Durable goods orders dropped 4.2% in March, more than twice the decline the consensus expected and the largest drop in three years. Yet, the details are not as poor and, if anything, economists may revise up their forecasts for Q1 GDP, due out Friday.
The key measure for GDP purposes is shipments of non-defense capital goods excluding aircraft. This measure jumped 2.6% in March after rising 1.9% in February. Our 2.25-2.50% estimate for Q1 GDP still seems fair.
The forward looking element of orders, though does support our view that output has grown faster than demand and US businesses are already moving to bring them back into line, but cutting output. Business investment is slowing after a strong 2.5 year run and this is the signal from the durable goods orders report.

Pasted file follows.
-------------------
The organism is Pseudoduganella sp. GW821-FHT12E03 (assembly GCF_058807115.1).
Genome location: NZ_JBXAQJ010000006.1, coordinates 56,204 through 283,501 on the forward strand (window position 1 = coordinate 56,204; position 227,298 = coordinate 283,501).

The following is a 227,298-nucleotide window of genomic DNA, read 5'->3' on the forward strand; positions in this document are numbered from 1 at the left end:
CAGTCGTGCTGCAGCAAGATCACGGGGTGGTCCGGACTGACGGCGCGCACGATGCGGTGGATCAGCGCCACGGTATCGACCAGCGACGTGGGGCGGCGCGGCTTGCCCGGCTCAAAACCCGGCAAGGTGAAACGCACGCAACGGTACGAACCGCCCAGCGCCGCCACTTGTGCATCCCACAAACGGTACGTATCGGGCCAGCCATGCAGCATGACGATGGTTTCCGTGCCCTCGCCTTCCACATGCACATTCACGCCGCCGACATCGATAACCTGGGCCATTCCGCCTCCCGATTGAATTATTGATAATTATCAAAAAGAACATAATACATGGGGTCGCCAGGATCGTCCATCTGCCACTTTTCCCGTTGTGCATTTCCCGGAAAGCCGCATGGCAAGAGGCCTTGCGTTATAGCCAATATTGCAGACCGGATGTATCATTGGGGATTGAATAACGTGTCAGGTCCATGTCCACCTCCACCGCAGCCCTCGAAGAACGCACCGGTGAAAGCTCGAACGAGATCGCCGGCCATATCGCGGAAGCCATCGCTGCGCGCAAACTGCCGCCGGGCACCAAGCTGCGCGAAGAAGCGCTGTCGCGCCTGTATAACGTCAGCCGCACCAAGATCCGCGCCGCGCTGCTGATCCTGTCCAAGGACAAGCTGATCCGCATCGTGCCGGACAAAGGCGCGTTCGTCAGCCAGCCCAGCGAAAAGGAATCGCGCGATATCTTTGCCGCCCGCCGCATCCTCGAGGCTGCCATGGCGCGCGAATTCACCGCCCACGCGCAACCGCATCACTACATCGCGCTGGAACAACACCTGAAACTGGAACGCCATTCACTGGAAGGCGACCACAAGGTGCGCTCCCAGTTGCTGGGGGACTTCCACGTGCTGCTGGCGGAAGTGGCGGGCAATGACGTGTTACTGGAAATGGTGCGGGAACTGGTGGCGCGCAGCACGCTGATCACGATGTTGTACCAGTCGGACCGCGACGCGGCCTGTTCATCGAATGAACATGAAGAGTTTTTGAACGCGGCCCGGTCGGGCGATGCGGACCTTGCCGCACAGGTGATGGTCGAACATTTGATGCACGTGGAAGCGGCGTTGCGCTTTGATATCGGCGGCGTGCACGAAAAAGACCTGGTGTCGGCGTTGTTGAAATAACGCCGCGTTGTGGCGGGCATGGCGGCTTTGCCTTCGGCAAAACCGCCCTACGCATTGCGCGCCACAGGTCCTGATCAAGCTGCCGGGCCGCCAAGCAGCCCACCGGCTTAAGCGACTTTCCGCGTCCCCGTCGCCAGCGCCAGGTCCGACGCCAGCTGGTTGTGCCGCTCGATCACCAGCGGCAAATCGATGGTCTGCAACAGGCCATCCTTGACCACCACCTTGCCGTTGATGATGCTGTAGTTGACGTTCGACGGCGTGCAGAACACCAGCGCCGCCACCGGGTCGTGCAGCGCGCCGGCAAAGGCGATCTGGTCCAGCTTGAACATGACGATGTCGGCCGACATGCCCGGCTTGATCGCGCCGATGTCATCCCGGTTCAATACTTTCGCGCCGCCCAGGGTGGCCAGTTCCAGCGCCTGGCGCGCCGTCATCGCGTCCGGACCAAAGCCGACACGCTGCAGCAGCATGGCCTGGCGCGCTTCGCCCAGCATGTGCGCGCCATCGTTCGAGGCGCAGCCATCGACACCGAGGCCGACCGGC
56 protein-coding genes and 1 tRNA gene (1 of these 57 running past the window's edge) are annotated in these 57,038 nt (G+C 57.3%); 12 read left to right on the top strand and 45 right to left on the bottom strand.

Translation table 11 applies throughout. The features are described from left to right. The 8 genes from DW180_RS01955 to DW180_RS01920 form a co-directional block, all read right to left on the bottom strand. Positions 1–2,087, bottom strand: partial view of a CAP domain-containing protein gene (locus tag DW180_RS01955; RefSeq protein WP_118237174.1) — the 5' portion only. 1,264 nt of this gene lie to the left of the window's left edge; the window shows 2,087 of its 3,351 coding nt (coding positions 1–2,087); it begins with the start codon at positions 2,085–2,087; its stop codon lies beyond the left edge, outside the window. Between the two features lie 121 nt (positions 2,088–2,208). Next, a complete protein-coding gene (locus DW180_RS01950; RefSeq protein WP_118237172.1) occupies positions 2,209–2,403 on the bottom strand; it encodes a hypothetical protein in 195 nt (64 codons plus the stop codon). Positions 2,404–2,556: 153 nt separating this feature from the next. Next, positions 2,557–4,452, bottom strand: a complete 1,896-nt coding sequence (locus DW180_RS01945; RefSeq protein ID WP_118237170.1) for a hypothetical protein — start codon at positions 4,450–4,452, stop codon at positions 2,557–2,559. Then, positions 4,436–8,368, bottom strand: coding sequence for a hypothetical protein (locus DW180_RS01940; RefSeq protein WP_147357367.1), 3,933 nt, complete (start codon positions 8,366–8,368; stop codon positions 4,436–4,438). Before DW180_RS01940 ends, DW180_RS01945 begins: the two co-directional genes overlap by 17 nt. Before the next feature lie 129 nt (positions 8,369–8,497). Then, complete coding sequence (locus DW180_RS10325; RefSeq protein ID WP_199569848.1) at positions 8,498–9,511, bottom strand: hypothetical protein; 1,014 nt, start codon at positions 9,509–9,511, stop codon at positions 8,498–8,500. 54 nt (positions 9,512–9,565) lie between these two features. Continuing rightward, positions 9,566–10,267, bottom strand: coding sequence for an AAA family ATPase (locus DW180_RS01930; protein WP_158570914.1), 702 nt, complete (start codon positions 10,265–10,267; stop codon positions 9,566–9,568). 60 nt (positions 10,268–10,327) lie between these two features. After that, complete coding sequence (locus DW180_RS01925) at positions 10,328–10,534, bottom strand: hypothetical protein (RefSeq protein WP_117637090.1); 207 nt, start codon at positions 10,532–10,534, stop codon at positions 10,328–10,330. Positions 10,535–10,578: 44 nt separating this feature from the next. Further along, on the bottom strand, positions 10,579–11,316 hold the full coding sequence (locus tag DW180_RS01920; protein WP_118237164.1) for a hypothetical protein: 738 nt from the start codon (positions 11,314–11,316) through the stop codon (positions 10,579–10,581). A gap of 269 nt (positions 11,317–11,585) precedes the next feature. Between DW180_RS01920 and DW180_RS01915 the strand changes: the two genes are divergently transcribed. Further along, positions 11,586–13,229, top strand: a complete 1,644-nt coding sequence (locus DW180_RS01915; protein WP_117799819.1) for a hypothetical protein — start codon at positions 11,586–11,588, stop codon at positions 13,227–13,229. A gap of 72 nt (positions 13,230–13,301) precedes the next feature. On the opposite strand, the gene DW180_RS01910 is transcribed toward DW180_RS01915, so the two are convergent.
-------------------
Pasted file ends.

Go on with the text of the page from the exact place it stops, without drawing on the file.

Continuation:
Excluding transportation (aircraft and autos), durable goods orders fell 1.1%, offsetting a good part of the 1.9% gain in February. Transportation orders fell a dramatic 12.5% , the largest in more than a year. This reflects an almost 50% decline in Boeing orders after a recent surge (53 planes after 237 orders in February). Auto and auto part orders slipped a marginal 0.1%.
Unfilled orders were little changed, while inventories rose 0.4%. This would seem to signal the risk of further slowdown into at least early Q2. It does not bode particularly well for the Canadian dollar and Mexican peso.
The dollar has pared its losses in the immediate reaction, but ahead of the FOMC meeting, the market is bidding its time. Support for the euro is seen near $1.3180. Sterling support $1.6080. Aussie support near $1.0320.